Topic:   QUESTIONS.
Subtopic:   CASE OF ARTHUR BRUNET-DOMINION ELECTIONS ACT, 1900.
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L-C

Samuel Hughes

Liberal-Conservative

Mr. HUGHES (Victoria).

That is better than they do in Ontario, where they do not imprison them.

Topic:   QUESTIONS.
Subtopic:   CASE OF ARTHUR BRUNET-DOMINION ELECTIONS ACT, 1900.
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CON

Charles Eusèbe Casgrain

Conservative (1867-1942)

Mr. CASGRAIN.

As I said before, a great deal of credit is due to the province of Quebec for having caught this man and convicted him. Another object which I have in moving for the papers in this case is this. It must be made known that those who sign petitions of this kind undertake a grave responsibility, and in this instance I think their names should be placed before the House, so that in future, when people are asked to sign such petitions, they may realize that their names will probably be placed before parliament, and they shall

have to take their share of responsibility for the result of their actions.

Topic:   QUESTIONS.
Subtopic:   CASE OF ARTHUR BRUNET-DOMINION ELECTIONS ACT, 1900.
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The MINISTER OF JUSTICE (Hon. Charles Fitzpatrick).

Mr. Speaker, the practice established in England in respect to cases of this sort is not to produce the documents upon which the prerogative of mercy is exercised, and that practice has been also fairly well established in Canada. It was established by Sir John Thompson in a case to which I shall have occasion to refer when the documents are brought down. I think, however, I ought to be under great obligations to my hon. friend for having asked that an exception be made in this case. I agree that this is an exceptional case, and one that ought to be dealt with in exactly the same way as the case of McGreevy and Connolly was dealt with by this House. I think I agree also with what my hon. friend has said as to the propriety of producing the petitions presented to the government. I may say that I did not myself sign this recommendation, though I assume all responsibility for what was done.. I think it is advisable that we should have the petitions, because then my hon. friend will have an opportunity of seeing that they were not signed exclusively by persons who support the government, but were signed by persons high in the counsels of the Conservative party, and occupying high positions in this House. I agree with all my hon. friend has said about the propriety of punishing criminals who have been proven guilty of offences such as those which this gentleman was convicted of. But these offences are not new. I myself had occasion in the province of Quebec-and the law reports will bear me out- to prosecute gentlemen who were guilty of even worse offences, in 1880 and 1881 ; but they escaped at that time. Of course, the Liberal party was not in power in the province then.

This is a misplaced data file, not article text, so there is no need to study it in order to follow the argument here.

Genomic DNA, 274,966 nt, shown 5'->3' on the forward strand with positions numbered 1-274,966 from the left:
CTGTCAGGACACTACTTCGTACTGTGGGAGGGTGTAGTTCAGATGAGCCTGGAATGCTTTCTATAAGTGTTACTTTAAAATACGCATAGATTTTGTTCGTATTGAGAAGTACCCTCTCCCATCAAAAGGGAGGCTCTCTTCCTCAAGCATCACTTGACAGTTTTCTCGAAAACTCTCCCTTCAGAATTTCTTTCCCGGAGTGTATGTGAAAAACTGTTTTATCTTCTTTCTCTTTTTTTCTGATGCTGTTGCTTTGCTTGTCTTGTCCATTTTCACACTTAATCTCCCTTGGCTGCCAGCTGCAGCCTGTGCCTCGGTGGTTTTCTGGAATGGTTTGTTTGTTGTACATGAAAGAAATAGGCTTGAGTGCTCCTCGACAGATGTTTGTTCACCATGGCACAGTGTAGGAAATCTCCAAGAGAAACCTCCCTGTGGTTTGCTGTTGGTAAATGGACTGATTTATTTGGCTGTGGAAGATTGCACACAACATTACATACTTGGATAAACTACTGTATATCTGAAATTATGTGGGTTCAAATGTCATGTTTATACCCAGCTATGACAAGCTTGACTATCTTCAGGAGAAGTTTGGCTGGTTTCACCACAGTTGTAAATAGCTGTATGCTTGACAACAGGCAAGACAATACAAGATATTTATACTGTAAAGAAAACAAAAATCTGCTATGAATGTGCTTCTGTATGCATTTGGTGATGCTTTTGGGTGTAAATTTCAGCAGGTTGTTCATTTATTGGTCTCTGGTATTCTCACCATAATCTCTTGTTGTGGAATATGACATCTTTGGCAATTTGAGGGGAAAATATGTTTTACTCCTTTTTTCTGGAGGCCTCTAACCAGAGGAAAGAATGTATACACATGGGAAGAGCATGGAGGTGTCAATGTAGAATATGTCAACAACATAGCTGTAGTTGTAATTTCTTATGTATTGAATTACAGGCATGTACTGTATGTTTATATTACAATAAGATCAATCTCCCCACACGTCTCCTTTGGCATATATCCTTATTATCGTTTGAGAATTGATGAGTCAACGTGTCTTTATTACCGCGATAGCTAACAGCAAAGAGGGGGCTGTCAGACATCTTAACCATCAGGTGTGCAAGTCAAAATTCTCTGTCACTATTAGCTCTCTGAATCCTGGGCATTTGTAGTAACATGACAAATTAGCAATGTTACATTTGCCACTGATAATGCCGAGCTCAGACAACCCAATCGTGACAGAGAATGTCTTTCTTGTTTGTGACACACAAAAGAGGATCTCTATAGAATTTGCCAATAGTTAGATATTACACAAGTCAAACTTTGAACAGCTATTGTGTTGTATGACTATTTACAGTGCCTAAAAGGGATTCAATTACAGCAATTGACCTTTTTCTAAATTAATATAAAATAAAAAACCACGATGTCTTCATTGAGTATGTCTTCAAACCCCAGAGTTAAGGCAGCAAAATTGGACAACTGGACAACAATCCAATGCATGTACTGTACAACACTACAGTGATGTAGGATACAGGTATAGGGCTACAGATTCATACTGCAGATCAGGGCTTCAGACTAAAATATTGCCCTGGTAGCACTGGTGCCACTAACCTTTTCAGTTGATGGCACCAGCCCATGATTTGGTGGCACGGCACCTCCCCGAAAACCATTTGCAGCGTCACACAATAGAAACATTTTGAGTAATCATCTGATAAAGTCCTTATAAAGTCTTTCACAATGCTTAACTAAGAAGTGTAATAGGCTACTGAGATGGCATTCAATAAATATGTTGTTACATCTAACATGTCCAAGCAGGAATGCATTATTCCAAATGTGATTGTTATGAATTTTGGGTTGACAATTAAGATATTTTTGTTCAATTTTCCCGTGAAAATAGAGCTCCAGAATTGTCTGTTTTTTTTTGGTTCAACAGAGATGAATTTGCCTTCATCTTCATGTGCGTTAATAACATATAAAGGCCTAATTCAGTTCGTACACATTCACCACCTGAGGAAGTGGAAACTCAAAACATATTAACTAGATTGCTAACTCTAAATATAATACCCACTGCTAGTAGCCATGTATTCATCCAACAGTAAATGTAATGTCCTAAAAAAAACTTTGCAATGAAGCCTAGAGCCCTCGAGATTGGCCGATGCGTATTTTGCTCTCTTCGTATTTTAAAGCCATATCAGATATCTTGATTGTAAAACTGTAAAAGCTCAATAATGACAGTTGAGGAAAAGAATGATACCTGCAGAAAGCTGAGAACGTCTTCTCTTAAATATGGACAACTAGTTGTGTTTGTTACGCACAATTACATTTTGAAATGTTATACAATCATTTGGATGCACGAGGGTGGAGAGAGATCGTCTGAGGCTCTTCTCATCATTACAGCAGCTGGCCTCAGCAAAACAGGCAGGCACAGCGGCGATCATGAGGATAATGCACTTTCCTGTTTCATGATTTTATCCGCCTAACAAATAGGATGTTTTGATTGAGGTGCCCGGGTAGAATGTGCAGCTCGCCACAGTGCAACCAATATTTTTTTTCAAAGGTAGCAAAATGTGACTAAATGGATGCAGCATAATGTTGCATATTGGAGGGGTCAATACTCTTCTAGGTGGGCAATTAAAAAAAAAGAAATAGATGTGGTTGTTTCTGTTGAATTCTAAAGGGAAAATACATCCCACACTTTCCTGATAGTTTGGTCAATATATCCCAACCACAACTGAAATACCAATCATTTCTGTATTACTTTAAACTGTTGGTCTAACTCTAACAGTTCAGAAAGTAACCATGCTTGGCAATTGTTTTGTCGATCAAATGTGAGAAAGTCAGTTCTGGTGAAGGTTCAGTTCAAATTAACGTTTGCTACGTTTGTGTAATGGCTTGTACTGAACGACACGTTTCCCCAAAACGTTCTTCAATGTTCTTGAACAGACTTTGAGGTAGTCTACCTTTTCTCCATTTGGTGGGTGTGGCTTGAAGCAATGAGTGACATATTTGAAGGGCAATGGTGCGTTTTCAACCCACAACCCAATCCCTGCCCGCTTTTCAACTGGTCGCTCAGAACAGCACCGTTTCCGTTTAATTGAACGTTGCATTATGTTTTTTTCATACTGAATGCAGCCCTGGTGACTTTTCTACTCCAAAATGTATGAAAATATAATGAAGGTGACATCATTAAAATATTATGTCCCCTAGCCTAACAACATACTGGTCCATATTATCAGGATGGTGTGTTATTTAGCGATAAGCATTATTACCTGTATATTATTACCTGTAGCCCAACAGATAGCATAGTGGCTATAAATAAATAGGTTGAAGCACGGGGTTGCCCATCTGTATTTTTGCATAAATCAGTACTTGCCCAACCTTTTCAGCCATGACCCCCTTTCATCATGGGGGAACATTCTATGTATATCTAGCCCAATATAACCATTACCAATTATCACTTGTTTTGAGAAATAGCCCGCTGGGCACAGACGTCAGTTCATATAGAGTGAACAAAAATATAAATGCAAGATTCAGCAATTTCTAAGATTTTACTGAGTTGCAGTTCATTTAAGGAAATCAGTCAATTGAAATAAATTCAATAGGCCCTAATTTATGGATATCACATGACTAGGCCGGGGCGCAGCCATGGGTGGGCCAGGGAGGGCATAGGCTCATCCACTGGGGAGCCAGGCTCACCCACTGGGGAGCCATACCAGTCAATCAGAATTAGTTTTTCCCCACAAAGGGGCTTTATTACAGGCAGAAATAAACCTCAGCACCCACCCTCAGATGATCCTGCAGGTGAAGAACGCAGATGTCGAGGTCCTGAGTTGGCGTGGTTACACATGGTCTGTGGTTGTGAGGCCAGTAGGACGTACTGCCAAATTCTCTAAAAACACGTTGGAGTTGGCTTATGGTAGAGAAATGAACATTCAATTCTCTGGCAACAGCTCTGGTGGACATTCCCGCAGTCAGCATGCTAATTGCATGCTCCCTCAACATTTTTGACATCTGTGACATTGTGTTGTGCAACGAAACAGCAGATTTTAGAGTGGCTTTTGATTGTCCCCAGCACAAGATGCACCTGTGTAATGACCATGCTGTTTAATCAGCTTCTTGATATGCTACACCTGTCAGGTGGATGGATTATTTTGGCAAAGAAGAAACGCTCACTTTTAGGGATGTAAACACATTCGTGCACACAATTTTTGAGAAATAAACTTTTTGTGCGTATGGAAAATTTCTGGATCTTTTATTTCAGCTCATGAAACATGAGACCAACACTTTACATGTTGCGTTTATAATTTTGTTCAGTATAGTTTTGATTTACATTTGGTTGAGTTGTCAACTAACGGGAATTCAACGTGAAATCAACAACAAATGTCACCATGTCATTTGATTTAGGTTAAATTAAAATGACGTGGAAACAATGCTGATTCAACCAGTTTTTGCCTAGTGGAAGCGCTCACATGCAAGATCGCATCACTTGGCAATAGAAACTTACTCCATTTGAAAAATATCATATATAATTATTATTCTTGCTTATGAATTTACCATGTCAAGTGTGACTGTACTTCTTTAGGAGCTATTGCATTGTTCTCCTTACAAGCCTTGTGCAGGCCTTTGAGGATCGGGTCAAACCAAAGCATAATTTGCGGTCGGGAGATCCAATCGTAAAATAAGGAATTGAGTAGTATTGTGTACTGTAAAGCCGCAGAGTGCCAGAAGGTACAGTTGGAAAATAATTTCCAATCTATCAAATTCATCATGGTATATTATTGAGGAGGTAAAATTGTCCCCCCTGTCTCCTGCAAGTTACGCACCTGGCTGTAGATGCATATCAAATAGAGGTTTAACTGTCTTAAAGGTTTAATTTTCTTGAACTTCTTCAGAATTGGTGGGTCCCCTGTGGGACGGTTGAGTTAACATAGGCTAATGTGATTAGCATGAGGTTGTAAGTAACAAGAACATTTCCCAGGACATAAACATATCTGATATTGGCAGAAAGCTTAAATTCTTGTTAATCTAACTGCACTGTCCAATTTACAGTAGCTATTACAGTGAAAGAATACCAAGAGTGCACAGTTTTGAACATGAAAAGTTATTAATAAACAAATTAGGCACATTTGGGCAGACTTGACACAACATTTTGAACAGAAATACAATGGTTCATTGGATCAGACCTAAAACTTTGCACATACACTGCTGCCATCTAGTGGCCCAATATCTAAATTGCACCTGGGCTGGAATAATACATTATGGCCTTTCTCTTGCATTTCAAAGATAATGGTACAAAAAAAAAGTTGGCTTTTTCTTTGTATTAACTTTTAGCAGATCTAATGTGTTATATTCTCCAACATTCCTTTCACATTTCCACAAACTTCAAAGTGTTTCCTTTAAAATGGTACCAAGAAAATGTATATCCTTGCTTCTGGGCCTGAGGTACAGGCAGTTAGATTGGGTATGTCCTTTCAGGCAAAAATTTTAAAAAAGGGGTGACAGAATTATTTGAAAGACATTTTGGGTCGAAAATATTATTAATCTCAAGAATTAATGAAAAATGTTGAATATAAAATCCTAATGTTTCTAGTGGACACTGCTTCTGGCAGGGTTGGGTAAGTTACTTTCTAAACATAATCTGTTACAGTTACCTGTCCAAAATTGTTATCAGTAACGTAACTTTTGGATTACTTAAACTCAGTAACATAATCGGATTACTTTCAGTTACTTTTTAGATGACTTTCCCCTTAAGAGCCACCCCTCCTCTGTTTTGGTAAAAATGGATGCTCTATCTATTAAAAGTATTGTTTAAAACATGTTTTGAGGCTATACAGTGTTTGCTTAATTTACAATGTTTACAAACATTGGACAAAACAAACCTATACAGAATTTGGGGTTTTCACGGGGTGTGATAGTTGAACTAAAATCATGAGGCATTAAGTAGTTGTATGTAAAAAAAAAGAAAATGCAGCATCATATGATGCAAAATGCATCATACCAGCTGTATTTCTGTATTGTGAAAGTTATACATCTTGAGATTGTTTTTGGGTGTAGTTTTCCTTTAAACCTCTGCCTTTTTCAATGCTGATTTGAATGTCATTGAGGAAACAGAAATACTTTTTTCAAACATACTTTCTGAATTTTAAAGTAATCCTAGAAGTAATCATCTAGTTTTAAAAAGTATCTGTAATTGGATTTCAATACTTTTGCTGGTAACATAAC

Topic:   QUESTIONS.
Subtopic:   CASE OF ARTHUR BRUNET-DOMINION ELECTIONS ACT, 1900.
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L-C

Samuel Hughes

Liberal-Conservative

Mr. HUGHES.

Would that have made any difference ?

The MINISTER OF1 JUSTICE. No, but my hon. friend called attention to the fact that when the Liberals were in power, Brunet was punished. I think the proper time to discuss this question will be when all the documents are before the House. It is possible that in this case the government assumed some responsibility, for which they must of course account to the House ; but I think it would be easy to show that the responsibility does not rest exclusively on the heads of the gentlemen connected with the government. I think it will be shown also that there have been other cases equally serious in which clemency was exercised under circumstances less defensible than in the present instance. I ought to say here that Brunet was represented at the time by medical certificates to be in a very precarious condition of health. Men are not sent to jail for the

purpose of dying there ; they are not sent